Byron Bay is considering penalties for “hipster” surfers who get rid of leg ropes
“But I don’t know of any surfer who can ride a whole wave without losing his board. It’s just a selfish act [to not wear a leg rope] in a place so crowded
“I don’t want to be the guy who sadly decides not to wear a leg rope and ends up hurting a kid. There are a lot of people out there who believe violence will be the answer.”
Councilwoman Cate Coorey said she was confident her colleagues would support her motion tomorrow to introduce a leg roping rule, with violations punishable by a $1,100 fine. She’s also calling for a community awareness campaign on how to surf safely, saying people expect Byron to take the lead on the issue.
“If [my sons] were younger I can’t tell you how many times I’ve had to dive in front of them, especially at the pass to protect them from a runaway board or surfer.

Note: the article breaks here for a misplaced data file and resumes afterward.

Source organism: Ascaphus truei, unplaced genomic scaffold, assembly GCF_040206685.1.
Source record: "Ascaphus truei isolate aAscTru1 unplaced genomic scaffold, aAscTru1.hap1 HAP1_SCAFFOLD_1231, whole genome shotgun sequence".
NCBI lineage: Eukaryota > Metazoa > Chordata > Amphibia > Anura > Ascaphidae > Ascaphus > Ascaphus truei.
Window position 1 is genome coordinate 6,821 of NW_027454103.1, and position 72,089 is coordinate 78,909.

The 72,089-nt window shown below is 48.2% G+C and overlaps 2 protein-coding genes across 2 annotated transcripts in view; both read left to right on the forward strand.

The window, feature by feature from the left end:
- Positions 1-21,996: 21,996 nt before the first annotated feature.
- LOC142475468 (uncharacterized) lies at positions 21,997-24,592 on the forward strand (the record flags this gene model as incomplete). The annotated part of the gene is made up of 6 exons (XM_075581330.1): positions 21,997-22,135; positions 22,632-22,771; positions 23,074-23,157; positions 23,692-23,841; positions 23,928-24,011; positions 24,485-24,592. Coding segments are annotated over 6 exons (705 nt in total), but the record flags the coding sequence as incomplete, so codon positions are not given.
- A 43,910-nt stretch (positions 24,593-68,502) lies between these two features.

“Knowing you could get a fine makes people think twice,” she said. “You sometimes need a stick with the carrot.”
But council officials say breaches of the rule are difficult to prove. They say it would cost at least $20,800 to erect new signs at the county’s more than 26 beach entrances and $2,080 a year to maintain them.
Longboard rider and former Byron resident Ron Hughes, who has been surfing since the 1960s, said leg ropes didn’t really impede use of the board and most riders used them.
“Sometimes it gets stuck between your toes, which can be a bit uncomfortable, but normally you wouldn’t realize you were wearing a leg rope.
“The complaint from… the true traditionalists is that’s how leg-roping started and how it’s supposed to be done.
“The old Mals made before 1966/67 are a bit like early cars with no seat belts – there is no way to attach leg ropes to them. You could put a plug on it, but then it’s not an authentic pre-1968 surfboard anymore.”
He said the growing popularity of surfing is making it increasingly dangerous to go ropeless.
“You have to be pretty good at riding without a leg rope in today’s surf. It used to not matter that much because it was just you and one or two others out on the water.
“I’m 71 years old, so I don’t feel like swimming 300 meters to get my board either.”
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